So teams must pick their spots for relying on combine results. It might not mean much how quarterback Marcus Mariota looks when he participates in Saturday’s throwing drills. Mariota’s success as an NFL quarterback will depend on how he transitions from his college offense at Oregon to a pro offense and how he makes the reads and throws from the pocket demanded of an NFL quarterback under game conditions — not on how he’s able to throw to receivers in the comparatively uncluttered setting of scouting-combine passing drills.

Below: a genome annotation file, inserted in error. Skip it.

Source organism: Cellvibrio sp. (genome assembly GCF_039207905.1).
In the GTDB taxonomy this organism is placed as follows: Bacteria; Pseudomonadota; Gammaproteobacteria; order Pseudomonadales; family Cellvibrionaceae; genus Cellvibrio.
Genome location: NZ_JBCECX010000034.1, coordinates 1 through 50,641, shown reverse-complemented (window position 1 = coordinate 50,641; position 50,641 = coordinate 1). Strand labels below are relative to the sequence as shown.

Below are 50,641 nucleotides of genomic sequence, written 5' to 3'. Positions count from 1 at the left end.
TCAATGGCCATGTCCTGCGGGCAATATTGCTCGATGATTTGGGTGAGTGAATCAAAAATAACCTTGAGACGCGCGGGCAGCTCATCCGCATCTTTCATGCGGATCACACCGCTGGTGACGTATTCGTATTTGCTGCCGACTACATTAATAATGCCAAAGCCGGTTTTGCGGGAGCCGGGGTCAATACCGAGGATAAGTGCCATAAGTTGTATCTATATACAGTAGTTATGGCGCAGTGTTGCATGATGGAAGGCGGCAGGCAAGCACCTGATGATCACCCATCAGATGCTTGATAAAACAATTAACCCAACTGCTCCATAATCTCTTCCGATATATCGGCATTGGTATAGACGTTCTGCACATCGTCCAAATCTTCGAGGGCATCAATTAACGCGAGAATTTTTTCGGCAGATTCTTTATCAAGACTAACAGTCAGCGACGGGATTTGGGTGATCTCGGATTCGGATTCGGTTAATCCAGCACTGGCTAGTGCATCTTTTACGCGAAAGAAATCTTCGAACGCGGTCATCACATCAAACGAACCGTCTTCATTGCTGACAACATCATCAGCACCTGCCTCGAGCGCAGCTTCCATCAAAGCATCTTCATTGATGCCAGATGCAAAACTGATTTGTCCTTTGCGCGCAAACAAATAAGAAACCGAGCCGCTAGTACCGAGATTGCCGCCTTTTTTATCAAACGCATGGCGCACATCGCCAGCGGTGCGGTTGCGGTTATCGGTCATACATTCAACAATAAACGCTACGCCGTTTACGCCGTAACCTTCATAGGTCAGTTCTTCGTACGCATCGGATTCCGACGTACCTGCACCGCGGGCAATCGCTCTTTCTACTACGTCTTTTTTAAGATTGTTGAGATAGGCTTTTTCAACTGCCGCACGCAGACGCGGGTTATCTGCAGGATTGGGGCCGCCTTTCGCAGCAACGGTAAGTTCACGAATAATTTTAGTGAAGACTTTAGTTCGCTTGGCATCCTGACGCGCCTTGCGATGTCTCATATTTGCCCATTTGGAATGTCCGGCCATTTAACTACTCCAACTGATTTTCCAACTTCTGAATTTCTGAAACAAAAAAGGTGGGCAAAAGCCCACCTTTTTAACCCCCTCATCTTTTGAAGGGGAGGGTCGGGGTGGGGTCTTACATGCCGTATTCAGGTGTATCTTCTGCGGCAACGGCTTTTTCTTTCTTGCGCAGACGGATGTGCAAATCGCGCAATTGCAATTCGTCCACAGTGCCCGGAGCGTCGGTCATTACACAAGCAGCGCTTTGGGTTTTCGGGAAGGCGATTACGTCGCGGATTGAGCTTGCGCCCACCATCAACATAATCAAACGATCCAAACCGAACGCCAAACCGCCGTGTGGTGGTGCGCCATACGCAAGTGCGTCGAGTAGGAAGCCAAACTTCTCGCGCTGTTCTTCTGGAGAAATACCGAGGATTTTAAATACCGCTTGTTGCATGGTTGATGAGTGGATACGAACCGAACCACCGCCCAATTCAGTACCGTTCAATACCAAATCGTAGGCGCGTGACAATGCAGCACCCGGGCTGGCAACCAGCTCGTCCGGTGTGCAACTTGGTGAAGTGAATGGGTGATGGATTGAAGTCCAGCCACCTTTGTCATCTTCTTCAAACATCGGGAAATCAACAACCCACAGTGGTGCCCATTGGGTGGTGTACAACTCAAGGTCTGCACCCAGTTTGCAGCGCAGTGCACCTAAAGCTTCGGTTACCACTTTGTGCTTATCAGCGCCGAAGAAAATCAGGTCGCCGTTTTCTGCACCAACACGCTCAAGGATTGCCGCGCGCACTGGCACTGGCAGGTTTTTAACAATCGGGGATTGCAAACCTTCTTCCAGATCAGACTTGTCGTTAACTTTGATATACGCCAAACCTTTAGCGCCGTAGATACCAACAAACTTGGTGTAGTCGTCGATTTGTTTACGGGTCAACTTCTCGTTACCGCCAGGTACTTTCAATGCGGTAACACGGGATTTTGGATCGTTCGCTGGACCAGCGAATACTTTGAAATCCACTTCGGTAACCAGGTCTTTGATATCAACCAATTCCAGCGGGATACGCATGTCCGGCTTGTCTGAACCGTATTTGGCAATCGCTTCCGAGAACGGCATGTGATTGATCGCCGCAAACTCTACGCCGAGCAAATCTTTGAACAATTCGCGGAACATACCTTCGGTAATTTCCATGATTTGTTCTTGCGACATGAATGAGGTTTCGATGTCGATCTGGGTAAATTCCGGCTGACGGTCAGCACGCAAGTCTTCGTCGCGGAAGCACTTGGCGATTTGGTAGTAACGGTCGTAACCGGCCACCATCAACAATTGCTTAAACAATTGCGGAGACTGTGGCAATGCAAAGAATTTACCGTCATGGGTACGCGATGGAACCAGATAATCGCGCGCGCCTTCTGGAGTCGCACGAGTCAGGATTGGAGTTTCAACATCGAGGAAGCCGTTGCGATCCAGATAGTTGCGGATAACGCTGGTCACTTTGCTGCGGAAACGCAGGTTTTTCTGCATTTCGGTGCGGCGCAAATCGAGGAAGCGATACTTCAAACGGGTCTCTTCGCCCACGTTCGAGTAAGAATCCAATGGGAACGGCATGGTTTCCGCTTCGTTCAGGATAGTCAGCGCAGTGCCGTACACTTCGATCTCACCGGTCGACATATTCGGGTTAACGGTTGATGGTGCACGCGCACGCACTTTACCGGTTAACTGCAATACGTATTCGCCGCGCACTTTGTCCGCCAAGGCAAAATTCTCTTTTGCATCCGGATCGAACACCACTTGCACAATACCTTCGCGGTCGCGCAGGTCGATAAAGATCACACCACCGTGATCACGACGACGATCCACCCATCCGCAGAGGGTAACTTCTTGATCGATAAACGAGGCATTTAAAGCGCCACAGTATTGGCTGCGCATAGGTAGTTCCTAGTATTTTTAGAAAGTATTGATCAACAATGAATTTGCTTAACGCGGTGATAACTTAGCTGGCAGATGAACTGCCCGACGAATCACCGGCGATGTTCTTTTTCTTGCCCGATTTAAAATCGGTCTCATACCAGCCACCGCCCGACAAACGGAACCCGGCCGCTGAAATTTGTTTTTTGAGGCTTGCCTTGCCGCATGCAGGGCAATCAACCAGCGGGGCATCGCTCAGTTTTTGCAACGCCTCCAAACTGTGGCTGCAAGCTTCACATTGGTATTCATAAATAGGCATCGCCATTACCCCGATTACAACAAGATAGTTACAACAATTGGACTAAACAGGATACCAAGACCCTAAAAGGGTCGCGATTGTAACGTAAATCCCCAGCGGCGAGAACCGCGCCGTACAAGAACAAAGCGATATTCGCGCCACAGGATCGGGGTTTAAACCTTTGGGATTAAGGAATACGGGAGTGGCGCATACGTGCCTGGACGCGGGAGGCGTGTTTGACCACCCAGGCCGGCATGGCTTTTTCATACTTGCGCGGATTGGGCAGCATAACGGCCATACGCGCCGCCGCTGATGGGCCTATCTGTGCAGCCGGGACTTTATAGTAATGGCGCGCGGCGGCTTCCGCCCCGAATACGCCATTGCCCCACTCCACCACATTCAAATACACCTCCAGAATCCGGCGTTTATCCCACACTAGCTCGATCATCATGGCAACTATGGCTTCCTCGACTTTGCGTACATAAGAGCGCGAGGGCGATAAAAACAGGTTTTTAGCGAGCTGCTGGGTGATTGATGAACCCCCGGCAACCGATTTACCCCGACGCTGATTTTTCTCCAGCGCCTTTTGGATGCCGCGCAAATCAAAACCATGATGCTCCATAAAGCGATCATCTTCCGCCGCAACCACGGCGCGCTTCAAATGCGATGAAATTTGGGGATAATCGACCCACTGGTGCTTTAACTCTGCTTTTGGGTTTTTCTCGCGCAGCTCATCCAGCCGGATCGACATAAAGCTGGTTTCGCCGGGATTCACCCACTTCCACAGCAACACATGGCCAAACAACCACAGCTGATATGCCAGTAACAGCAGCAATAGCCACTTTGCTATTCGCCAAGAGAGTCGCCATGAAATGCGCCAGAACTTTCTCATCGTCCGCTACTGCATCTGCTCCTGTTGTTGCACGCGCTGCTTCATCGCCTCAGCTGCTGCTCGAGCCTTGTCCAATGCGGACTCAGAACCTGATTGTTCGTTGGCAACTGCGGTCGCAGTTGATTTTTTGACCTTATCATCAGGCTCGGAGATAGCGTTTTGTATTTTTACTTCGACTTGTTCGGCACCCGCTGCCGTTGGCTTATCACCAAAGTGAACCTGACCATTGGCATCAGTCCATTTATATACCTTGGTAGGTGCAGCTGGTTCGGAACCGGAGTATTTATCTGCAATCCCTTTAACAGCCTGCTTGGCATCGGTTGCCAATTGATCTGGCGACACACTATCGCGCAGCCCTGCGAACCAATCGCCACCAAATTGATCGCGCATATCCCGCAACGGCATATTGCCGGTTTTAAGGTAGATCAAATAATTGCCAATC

But it just might matter how fast West Virginia wide receiver Kevin White runs his 40-yard dash.

“I think I know what [Alabama wide receiver] Amari Cooper is, what a great football player he is,” NFL Network draft analyst Mike Mayock said in a conference call with reporters earlier this week. “But I have Kevin White above him because I think he’s got a higher ceiling. I think his potential is greater. He’s 6 [feet] 3, 219 pounds. But I want to know what he runs. I have all over my notes that he’s a 4.5 flat guy. If he’s a 4.58, I have to go back and look at my notes again.”

The players’ interviews with teams also are meaningful, particularly in the aftermath of a season in which the NFL was criticized heavily for its handling of the Ray Rice, Adrian Peterson and Greg Hardy cases.